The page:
What is the Norton Theorem? Examples of Norton Theorem

Nortons's Theorem

Introduction to Norton Theorem

What is the Norton Theorem? Examples of Norton Theorem . Today we will talk about another important topic in electrical circuit analysis. In analyzing electrical circuit, we often encounter circuits that are beyond reach of solving with simple nodal and mesh analysis. In simple words, one cannot solve these circuits with simple methods of combining resistance and simply by using superposition method. The analysis of such circuit should be done by some special magical methods that would prove worthy by their simple and understandable rules. One such method is called NORTON’S THEOREM. This theorem can be applied for the simplification of electrical circuitry networks that are composed of linearly time-invariant resistances, voltage and current sources. It simply states that

“Any linear electrical circuit network or any complex circuit with independent current and voltage sources can be replaced by an equivalent circuit that would be composed of an independent current source and an equivalent resistance in parallel to that current source.”

Norton Equivalent Circuit
Norton Equivalent Circuit

Norton’s theorem and its brother pair Thevenin’s theorem are frequently used for the study of simplification of electrical circuits. they also play a part when it comes to determining the circuit’s steady state and initial-conditions.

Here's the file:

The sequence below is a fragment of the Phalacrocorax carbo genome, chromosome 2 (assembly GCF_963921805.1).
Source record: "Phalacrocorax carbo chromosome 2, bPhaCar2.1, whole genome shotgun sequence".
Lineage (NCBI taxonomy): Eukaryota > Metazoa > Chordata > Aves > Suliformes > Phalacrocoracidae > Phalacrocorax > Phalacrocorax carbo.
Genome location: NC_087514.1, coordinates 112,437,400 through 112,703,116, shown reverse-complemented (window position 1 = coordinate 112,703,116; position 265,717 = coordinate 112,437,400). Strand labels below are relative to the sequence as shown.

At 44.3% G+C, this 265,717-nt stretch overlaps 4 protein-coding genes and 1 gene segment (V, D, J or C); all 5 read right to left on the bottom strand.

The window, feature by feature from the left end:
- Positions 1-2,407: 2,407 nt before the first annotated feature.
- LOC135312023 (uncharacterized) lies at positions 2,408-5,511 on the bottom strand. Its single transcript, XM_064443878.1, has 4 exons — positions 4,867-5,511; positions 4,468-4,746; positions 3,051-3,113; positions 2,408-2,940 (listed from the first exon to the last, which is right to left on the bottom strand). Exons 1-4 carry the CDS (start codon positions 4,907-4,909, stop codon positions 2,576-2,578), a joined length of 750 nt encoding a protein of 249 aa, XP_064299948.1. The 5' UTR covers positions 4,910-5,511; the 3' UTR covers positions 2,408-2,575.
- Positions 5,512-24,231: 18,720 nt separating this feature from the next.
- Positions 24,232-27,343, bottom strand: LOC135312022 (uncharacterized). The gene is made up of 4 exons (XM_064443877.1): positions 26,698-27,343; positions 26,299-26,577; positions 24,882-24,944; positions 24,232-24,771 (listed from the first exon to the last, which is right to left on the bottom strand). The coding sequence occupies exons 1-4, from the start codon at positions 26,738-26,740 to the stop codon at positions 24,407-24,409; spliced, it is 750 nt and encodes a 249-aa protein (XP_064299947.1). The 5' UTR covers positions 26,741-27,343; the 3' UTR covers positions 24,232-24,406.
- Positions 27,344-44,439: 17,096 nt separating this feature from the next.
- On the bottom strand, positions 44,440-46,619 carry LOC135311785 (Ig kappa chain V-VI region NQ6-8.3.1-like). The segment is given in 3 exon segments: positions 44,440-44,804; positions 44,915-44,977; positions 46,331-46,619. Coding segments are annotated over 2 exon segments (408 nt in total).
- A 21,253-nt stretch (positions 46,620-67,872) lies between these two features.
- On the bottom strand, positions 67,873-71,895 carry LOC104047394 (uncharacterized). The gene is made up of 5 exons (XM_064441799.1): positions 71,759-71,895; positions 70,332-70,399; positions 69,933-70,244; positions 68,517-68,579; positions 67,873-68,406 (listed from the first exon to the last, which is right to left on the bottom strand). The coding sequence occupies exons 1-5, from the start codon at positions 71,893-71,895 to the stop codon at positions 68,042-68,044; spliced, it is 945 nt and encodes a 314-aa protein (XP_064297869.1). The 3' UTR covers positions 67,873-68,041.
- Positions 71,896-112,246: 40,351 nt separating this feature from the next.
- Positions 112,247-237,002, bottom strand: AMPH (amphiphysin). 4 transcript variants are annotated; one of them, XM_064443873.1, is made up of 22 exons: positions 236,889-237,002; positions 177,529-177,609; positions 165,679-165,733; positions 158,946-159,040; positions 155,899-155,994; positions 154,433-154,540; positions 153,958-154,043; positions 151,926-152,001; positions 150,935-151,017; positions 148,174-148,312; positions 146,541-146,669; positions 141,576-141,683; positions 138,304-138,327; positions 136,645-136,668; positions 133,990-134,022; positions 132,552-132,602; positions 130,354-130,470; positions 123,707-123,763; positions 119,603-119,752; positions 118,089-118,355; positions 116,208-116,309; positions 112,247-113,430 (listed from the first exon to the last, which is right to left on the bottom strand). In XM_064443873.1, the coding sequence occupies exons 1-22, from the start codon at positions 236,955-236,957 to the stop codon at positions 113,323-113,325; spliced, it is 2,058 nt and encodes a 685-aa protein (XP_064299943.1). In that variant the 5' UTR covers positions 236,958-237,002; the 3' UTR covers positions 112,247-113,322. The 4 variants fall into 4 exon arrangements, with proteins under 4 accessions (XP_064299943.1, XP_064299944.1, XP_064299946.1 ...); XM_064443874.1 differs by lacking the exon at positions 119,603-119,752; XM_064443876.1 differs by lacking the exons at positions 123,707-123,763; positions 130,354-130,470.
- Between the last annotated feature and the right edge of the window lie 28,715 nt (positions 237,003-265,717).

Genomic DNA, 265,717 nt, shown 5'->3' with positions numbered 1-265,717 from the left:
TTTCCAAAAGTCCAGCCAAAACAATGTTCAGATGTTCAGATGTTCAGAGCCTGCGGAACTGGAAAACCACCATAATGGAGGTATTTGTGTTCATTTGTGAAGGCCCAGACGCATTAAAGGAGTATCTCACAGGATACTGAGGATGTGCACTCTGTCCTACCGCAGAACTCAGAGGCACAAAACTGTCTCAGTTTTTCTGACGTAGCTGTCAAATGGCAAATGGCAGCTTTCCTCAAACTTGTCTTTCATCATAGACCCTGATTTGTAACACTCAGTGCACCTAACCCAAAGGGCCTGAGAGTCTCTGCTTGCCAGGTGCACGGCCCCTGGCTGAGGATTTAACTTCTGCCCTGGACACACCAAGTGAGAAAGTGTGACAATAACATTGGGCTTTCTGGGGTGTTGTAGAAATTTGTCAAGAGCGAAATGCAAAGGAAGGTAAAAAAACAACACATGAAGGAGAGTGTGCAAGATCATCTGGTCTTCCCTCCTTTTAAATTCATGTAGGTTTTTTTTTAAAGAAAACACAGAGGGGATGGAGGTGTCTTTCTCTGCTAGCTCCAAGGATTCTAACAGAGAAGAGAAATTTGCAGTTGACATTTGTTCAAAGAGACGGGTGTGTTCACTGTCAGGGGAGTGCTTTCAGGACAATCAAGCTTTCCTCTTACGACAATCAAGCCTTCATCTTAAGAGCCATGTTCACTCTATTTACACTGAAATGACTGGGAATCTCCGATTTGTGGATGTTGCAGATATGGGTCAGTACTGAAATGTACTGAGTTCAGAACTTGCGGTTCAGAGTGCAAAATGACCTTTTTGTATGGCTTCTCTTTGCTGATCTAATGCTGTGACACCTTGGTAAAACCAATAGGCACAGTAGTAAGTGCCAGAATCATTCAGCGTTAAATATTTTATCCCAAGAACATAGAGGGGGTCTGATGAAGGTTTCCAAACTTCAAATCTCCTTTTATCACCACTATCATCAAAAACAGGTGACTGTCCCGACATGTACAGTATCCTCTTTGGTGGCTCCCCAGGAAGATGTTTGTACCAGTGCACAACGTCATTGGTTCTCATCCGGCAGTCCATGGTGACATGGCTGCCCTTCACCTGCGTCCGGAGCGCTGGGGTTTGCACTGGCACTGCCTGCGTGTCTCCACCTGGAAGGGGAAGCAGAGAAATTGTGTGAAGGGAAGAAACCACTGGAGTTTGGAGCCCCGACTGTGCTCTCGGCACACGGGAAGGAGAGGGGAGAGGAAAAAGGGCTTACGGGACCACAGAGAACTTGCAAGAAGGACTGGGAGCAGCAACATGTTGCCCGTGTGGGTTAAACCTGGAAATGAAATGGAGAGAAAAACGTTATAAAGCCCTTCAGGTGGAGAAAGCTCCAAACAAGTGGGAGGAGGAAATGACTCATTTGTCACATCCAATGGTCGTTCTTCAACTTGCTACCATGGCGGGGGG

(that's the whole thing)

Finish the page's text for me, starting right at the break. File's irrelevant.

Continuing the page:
Norton’s theorem was first introduced and independently derived by Hans Ferdinand Mayer and Edward Lawry Norton in 1926. Thus these two gentlemen should be given the credit for discovering a method which made it much easier for the student, teachers, researchers and scientists. May the souls of the departed rest in peace.

Steps to Implement NORTON’S Theorem in a Circuit

Following steps should be taken into consideration while working on Norton’s theorem.

  • Initially short the load resistance. Make it disappear from the circuit.
  • Norton’s current should be measured. For this measurement, in the short circuit, calculate the current flowing.
  • As load resistor has already been shorted. Now apply some rules of superposition principle.
  • Make the voltage sources short circuit and the current sources an open circuit.
  • As we have simplified the circuit well enough. Now only resistances are left in the circuit. Calculate the equivalent resistance. This resistance would be regarded as Norton’s resistance.
  • Up till now, we have obtained a current source, which is referred to as Norton’s current, an equivalent resistance, named as Norton’s resistance, and the main resistance, called the load resistance.
  • Use these three components to make an equivalent circuit which will be called a Norton’s circuit diagram. First place the current source and then place both resistances in parallel to each other and also parallel to the Norton’s current source.
  • We have done it. Now find the load current flowing through the load resistance. This can be easily done by using the current divider formula given as